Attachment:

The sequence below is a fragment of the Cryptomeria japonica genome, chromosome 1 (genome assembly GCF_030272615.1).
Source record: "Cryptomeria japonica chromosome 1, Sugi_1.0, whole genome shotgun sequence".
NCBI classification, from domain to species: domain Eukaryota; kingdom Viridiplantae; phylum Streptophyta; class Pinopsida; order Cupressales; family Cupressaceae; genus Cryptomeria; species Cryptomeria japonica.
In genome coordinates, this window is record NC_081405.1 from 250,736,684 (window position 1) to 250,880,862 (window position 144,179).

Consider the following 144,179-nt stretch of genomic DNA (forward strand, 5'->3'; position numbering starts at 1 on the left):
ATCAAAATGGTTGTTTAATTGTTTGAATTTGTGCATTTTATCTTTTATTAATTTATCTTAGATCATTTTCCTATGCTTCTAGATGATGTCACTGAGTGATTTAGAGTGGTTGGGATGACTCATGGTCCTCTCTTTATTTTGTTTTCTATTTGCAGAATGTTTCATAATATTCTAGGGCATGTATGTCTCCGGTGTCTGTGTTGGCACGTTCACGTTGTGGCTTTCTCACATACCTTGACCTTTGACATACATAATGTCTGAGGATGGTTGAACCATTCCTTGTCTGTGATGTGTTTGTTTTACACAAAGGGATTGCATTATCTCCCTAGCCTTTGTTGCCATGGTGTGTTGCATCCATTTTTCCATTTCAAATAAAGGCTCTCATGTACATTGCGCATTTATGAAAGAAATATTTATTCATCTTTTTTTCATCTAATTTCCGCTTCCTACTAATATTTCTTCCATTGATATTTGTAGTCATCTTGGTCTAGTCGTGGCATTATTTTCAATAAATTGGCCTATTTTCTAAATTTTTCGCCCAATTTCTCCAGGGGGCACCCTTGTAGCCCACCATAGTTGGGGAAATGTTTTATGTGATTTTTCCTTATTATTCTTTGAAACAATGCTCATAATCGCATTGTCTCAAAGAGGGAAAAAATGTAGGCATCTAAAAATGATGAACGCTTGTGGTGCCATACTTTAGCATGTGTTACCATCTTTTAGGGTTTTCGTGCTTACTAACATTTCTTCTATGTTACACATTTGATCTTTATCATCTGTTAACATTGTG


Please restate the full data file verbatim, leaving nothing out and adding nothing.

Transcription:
The sequence below is a fragment of the Cryptomeria japonica genome, chromosome 1 (genome assembly GCF_030272615.1).
Source record: "Cryptomeria japonica chromosome 1, Sugi_1.0, whole genome shotgun sequence".
NCBI classification, from domain to species: domain Eukaryota; kingdom Viridiplantae; phylum Streptophyta; class Pinopsida; order Cupressales; family Cupressaceae; genus Cryptomeria; species Cryptomeria japonica.
In genome coordinates, this window is record NC_081405.1 from 250,736,684 (window position 1) to 250,880,862 (window position 144,179).

Consider the following 144,179-nt stretch of genomic DNA (forward strand, 5'->3'; position numbering starts at 1 on the left):
ATCAAAATGGTTGTTTAATTGTTTGAATTTGTGCATTTTATCTTTTATTAATTTATCTTAGATCATTTTCCTATGCTTCTAGATGATGTCACTGAGTGATTTAGAGTGGTTGGGATGACTCATGGTCCTCTCTTTATTTTGTTTTCTATTTGCAGAATGTTTCATAATATTCTAGGGCATGTATGTCTCCGGTGTCTGTGTTGGCACGTTCACGTTGTGGCTTTCTCACATACCTTGACCTTTGACATACATAATGTCTGAGGATGGTTGAACCATTCCTTGTCTGTGATGTGTTTGTTTTACACAAAGGGATTGCATTATCTCCCTAGCCTTTGTTGCCATGGTGTGTTGCATCCATTTTTCCATTTCAAATAAAGGCTCTCATGTACATTGCGCATTTATGAAAGAAATATTTATTCATCTTTTTTTCATCTAATTTCCGCTTCCTACTAATATTTCTTCCATTGATATTTGTAGTCATCTTGGTCTAGTCGTGGCATTATTTTCAATAAATTGGCCTATTTTCTAAATTTTTCGCCCAATTTCTCCAGGGGGCACCCTTGTAGCCCACCATAGTTGGGGAAATGTTTTATGTGATTTTTCCTTATTATTCTTTGAAACAATGCTCATAATCGCATTGTCTCAAAGAGGGAAAAAATGTAGGCATCTAAAAATGATGAACGCTTGTGGTGCCATACTTTAGCATGTGTTACCATCTTTTAGGGTTTTCGTGCTTACTAACATTTCTTCTATGTTACACATTTGATCTTTATCATCTGTTAACATTGTG